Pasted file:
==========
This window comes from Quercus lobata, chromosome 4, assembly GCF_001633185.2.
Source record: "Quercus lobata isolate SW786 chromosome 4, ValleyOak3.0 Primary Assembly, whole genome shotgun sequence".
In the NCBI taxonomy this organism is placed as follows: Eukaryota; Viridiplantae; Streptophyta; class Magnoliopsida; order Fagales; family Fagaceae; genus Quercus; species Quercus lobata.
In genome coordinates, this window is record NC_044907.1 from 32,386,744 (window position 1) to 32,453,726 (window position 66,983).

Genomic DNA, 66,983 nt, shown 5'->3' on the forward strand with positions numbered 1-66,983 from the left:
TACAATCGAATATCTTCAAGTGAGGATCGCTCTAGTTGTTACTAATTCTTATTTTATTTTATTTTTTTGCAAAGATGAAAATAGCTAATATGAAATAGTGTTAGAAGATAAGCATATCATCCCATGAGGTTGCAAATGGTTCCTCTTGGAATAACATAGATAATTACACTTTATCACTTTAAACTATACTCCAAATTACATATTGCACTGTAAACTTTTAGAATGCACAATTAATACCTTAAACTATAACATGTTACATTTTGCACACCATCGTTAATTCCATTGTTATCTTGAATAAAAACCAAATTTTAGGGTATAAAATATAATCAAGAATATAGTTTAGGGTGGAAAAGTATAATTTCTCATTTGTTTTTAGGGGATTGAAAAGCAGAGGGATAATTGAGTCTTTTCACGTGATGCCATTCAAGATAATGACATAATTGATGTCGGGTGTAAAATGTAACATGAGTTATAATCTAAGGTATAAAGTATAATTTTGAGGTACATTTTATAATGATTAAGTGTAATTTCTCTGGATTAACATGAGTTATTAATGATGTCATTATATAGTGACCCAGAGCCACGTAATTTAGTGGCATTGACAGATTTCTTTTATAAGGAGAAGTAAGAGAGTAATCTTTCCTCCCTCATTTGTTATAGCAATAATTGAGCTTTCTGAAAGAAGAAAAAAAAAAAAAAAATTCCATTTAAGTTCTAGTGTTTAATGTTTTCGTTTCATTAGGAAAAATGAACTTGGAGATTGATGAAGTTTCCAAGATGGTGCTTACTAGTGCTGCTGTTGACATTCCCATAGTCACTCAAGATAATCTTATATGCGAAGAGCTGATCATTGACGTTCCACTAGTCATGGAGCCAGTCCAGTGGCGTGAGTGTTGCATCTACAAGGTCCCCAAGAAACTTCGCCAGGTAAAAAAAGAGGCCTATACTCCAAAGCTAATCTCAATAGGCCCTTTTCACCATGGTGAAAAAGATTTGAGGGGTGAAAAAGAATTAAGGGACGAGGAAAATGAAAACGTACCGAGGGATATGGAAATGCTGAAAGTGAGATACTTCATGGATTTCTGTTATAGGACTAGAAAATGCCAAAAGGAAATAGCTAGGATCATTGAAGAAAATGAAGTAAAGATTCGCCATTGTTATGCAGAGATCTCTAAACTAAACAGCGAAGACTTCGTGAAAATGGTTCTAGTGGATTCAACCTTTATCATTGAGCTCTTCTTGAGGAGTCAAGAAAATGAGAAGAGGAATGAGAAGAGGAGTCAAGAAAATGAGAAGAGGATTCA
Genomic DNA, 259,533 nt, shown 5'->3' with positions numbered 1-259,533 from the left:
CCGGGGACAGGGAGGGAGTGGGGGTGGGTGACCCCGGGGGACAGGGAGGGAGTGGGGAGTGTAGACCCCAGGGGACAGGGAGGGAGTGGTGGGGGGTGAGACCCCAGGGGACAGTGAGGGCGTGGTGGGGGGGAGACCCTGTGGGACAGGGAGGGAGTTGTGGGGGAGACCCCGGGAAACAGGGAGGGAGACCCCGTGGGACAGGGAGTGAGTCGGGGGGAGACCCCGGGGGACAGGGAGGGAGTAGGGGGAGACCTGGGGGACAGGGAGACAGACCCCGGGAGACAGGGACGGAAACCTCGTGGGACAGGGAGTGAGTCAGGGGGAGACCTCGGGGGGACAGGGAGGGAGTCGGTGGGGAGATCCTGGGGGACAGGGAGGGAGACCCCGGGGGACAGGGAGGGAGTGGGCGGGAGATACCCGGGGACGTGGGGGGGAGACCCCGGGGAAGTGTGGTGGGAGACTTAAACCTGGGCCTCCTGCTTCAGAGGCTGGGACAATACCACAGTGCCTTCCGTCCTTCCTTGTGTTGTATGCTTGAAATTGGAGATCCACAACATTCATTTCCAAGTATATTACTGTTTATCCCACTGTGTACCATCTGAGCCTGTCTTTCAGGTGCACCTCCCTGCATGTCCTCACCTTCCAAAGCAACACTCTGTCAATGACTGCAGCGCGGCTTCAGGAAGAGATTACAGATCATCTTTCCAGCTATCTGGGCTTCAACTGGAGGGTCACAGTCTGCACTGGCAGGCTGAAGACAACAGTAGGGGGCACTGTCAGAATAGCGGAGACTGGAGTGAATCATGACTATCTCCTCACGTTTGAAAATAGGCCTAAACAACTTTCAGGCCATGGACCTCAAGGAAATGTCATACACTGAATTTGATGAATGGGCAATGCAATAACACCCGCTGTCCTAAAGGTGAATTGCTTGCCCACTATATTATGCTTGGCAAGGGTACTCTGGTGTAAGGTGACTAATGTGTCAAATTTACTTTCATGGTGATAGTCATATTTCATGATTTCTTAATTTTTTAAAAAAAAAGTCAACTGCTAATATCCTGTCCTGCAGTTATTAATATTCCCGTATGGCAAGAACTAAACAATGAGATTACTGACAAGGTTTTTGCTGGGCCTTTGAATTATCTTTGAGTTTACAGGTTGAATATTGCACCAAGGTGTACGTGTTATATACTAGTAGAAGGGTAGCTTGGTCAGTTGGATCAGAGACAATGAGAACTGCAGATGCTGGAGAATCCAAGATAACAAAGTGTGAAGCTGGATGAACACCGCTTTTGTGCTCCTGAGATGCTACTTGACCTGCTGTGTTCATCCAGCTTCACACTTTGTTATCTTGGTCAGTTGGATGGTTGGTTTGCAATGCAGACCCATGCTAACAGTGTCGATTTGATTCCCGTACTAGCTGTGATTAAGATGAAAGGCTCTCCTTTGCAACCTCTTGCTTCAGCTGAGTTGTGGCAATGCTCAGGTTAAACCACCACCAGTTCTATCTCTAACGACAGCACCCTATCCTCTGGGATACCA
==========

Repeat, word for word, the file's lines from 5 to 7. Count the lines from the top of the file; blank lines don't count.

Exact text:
Genomic DNA, 66,983 nt, shown 5'->3' on the forward strand with positions numbered 1-66,983 from the left:
TACAATCGAATATCTTCAAGTGAGGATCGCTCTAGTTGTTACTAATTCTTATTTTATTTTATTTTTTTGCAAAGATGAAAATAGCTAATATGAAATAGTGTTAGAAGATAAGCATATCATCCCATGAGGTTGCAAATGGTTCCTCTTGGAATAACATAGATAATTACACTTTATCACTTTAAACTATACTCCAAATTACATATTGCACTGTAAACTTTTAGAATGCACAATTAATACCTTAAACTATAACATGTTACATTTTGCACACCATCGTTAATTCCATTGTTATCTTGAATAAAAACCAAATTTTAGGGTATAAAATATAATCAAGAATATAGTTTAGGGTGGAAAAGTATAATTTCTCATTTGTTTTTAGGGGATTGAAAAGCAGAGGGATAATTGAGTCTTTTCACGTGATGCCATTCAAGATAATGACATAATTGATGTCGGGTGTAAAATGTAACATGAGTTATAATCTAAGGTATAAAGTATAATTTTGAGGTACATTTTATAATGATTAAGTGTAATTTCTCTGGATTAACATGAGTTATTAATGATGTCATTATATAGTGACCCAGAGCCACGTAATTTAGTGGCATTGACAGATTTCTTTTATAAGGAGAAGTAAGAGAGTAATCTTTCCTCCCTCATTTGTTATAGCAATAATTGAGCTTTCTGAAAGAAGAAAAAAAAAAAAAAAATTCCATTTAAGTTCTAGTGTTTAATGTTTTCGTTTCATTAGGAAAAATGAACTTGGAGATTGATGAAGTTTCCAAGATGGTGCTTACTAGTGCTGCTGTTGACATTCCCATAGTCACTCAAGATAATCTTATATGCGAAGAGCTGATCATTGACGTTCCACTAGTCATGGAGCCAGTCCAGTGGCGTGAGTGTTGCATCTACAAGGTCCCCAAGAAACTTCGCCAGGTAAAAAAAGAGGCCTATACTCCAAAGCTAATCTCAATAGGCCCTTTTCACCATGGTGAAAAAGATTTGAGGGGTGAAAAAGAATTAAGGGACGAGGAAAATGAAAACGTACCGAGGGATATGGAAATGCTGAAAGTGAGATACTTCATGGATTTCTGTTATAGGACTAGAAAATGCCAAAAGGAAATAGCTAGGATCATTGAAGAAAATGAAGTAAAGATTCGCCATTGTTATGCAGAGATCTCTAAACTAAACAGCGAAGACTTCGTGAAAATGGTTCTAGTGGATTCAACCTTTATCATTGAGCTCTTCTTGAGGAGTCAAGAAAATGAGAAGAGGAATGAGAAGAGGAGTCAAGAAAATGAGAAGAGGATTCA
Genomic DNA, 259,533 nt, shown 5'->3' with positions numbered 1-259,533 from the left: